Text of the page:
Levels of Ta'dil

The first level of ta'dil is the one which is expressed by the use of verbs that denote excellence or superiority, and the next level is the one that is expressed with emphasis. The third level is to express a person's reliability with ordinary phrases. Then there are transmitters of hadith about whom it is said: "truthful", "trusted" (المأمون, al-ma'mun), "no problem with him", and then there are transmitters of hadith about whom no phrases are used that specifically express their reliability or unreliability. Finally, there are people who have transmitted very few hadith, and so, it is not known whether they are reliable or not.

The majority of scholars of hadiths take the first four groups to be reliable and permit appealing to their hadiths, and they take hadiths transmitted by the fifth group to be acceptable only after more examination, because it is not known whether they are accurate. And hadiths transmitted by the sixth group are said to be of a still lower credibility.

Levels of Jarh

The first three groups of unreliable transmitters of hadiths are the ones who are weakly, ordinarily, or strongly taken to be unreliable. Then there are transmitters of hadiths who are accused of lying and fabricating hadiths. The fifth group are those who are accused of lying and fabricating hadiths as well as being strongly berated. And finally there are those characterized as exaggerating about things.

Hadiths transmitted by the last four groups cannot be appealed to, but hadiths transmitted by some people in the first two categories weakly or ordinarily reproached can be reliable.

Conflict between Jarh and Ta'dil

There are two ways in which jarh and ta'dil with respect to a given transmitter of hadiths can conflict:

1.Sometimes the jarh and the ta'dil can be reconciled:

  • One or more scholars of rijal have maintained jarh of a transmitter of hadiths in one respect, and maintained his or her ta'dil in another respect.
  • Jarh and ta'dil are pertained to one and the same aspect of the transmitter's character, but they belong to two different periods of his or her life.

2.Sometimes the conflict is genuine:

  • The conflict between jarh and ta'dil is in the work of the same scholar of rijal. In this case, if the conflict is the result of the scholar's new research, then his latest view should be relied on. Otherwise, one had better reconcile the conflicting views by the scholar, and if this is not feasible, one should suspend judgment on the merits of his view until new pieces of evidence gives preference to either of jarh and ta'dil.
  • The conflict is between two or more scholars of rijal. There are a number of views about what to do in this case, but the majority of scholars agree that if a transmitter of hadiths is considered as unreliable by one or two scholars and is considered as reliable by the same number of scholars or even more, then one should prefer the belief in the unreliability, that is, jarh is preferable to ta'dil.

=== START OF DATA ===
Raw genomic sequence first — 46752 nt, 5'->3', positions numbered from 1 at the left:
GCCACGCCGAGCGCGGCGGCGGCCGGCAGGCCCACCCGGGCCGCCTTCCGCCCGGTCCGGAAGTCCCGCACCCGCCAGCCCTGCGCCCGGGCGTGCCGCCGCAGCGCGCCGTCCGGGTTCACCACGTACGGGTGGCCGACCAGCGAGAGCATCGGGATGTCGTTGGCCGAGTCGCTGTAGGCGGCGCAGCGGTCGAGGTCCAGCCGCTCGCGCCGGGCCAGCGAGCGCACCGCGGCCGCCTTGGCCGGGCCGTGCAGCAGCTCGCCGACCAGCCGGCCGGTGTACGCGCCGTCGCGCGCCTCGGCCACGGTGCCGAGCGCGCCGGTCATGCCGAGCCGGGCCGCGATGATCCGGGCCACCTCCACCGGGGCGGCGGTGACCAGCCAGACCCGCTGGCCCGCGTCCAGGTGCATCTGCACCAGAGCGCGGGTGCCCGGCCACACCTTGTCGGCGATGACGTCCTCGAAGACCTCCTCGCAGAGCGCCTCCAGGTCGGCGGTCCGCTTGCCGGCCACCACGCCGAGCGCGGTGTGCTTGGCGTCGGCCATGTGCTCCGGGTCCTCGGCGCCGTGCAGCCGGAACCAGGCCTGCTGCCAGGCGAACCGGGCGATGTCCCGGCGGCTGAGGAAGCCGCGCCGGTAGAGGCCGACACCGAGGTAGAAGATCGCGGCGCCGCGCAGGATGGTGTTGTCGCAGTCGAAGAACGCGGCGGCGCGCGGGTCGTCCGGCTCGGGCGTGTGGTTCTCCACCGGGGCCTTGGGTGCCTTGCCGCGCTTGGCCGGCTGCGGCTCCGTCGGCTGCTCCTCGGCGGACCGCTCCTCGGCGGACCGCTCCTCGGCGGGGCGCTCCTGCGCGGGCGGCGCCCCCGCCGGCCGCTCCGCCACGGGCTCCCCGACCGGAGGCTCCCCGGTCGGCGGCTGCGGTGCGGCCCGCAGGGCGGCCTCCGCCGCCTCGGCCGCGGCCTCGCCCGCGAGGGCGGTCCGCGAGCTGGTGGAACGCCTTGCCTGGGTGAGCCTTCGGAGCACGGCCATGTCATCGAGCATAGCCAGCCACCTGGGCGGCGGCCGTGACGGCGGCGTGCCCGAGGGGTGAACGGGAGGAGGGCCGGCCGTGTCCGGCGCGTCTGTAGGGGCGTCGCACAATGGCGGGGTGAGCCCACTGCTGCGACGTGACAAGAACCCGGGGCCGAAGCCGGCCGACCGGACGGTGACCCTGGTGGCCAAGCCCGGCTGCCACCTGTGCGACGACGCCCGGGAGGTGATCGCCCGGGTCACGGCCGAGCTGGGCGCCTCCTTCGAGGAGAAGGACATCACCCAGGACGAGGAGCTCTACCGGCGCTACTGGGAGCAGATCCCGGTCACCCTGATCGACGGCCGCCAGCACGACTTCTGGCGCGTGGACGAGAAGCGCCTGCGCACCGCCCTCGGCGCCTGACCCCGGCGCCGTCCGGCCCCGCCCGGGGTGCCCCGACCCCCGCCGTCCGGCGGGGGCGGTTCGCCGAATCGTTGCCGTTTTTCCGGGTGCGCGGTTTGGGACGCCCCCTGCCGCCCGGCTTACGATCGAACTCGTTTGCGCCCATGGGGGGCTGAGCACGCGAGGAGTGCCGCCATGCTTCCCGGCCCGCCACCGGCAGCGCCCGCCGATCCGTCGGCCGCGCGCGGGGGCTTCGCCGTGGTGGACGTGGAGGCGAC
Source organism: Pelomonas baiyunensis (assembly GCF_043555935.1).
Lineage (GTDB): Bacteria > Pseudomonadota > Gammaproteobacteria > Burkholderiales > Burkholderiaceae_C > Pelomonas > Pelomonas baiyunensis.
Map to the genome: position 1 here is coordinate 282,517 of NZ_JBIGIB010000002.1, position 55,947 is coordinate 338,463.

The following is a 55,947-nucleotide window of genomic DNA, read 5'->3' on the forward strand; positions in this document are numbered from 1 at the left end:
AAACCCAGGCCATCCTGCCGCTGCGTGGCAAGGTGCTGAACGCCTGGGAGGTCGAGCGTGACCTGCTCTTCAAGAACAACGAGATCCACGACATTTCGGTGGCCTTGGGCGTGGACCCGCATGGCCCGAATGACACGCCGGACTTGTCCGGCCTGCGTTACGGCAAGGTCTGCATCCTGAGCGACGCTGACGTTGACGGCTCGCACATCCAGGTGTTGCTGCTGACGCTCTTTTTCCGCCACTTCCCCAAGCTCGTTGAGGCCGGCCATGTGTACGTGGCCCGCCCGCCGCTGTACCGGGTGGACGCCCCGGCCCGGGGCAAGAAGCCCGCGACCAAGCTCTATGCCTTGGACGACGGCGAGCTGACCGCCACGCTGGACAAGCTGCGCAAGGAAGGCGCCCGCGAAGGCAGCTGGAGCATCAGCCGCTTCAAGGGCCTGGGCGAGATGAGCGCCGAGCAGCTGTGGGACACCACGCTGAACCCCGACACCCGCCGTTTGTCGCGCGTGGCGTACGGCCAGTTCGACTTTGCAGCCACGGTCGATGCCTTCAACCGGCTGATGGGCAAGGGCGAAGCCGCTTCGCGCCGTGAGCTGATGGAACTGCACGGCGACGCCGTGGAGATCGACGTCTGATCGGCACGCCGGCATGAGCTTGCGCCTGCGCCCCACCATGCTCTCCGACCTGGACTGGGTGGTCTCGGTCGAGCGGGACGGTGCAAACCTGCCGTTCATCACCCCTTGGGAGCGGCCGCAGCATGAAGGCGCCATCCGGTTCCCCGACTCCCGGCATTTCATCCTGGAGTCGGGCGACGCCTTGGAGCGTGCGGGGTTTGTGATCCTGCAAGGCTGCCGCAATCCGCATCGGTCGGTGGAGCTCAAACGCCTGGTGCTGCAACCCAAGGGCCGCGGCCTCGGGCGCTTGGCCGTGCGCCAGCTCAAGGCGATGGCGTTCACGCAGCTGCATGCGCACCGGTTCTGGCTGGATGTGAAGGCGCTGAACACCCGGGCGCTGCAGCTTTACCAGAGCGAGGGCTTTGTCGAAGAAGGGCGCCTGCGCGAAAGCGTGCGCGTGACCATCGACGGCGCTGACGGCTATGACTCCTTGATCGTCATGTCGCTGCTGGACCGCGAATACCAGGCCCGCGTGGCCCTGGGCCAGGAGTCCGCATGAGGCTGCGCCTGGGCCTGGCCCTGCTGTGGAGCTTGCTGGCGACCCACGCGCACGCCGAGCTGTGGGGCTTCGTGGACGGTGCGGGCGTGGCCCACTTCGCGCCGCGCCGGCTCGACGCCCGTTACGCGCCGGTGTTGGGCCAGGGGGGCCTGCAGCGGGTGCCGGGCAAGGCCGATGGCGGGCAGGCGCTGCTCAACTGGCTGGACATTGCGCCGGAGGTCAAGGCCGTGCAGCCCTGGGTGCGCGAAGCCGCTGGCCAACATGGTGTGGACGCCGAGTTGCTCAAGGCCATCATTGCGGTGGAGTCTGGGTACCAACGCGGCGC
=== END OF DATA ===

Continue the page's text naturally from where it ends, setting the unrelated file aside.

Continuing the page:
Conditions of Adjudicators of Jarh and Ta'dil

Conditions of adjudicators of jarh and ta'dil include righteousness, accuracy, and carefulness, as well as being knowledgeable of the grounds of jarh and ta'dil. These can be considered as the main conditions of an adjudicator of jarh and ta'dil. On the contrary, being a male or not being a slave are not essential conditions of such an adjudicator. A woman or a slave who is knowledgeable of the principles of jarh and ta'dil can also be trusted. An adjudicator of jarh and ta'dil should make verdicts on the basis of the views of experts; that is, his or her verdicts should not be baseless, and they should not tend to go to extreme positions.

Written Work on Jarh and Ta'dil

Written work about jarh and ta'dil can be classified into three categories:

First: books that are only concerned with reliable transmitters of hadiths, such as: Kitab Al-Thiqat of Ahmad b. Abd Allah b. Salih al-'Ijli (d. 261/875) and Kitab Al-Thiqat of Muhammad b. Ahmad b. Hibban al-Busti (d. 354/965)

Second: books that are only concerned with unreliable transmitters of hadiths, such as:

  • Kitab al-du'fa' al-saghir of Muhammad b. Isma'il al-Bukhari (d. 256/870)
  • Kitab al-du'fa' wa al-matrukin of Nisa'i (d. 303/916)
  • Ma'rifat al-Majruhin min al-Muhaddithin of Ibn Hibban al-Busti
  • Al-Kamil fi al-Du'afa' al-rijal of Abd Allah b. 'Uday al-Jurjani (d. 365/976)
  • Kitab al-du'fa' of Muhammad b. 'Umar al-'aqili (d. 322/934)
  • Mizan al-'i'tidal fi al-naqd al-rijal of Shams al-Din Muhammad b. Ahmad al-Dahabi (d. 748/1348)

The above books are from Sunni authors, in Shi'a books two books can be mentioned:

Third: books that are concerned with both reliable and unreliable transmitters of hadiths, such as:

  • Al-Tarikh wa al-'ilal of Yahya b. Ma'in (d. 233/848)
  • Al-'Ilal wa Ma'rifat al-rijal of Ahmad b. Hanbal (d. 241/856)
  • Al-Tarikh al-Kabir of Muhammad b. 'Isma'il al-Bukhari (d. 256/870)
  • Al-Jarh wa al-Ta'dil of Abd al-Rahman b. Abi Hatim (d. 327/939)

The above books are from Sunni authors, in Shi'a books the four following books can be mentioned:

In the majority of early Shiite books of rijal, reliable transmitters of hadiths are not distinguished from unreliable ones, except in the works of al-'Allama al-Hilli and Ibn Dawud al-Hilli.

References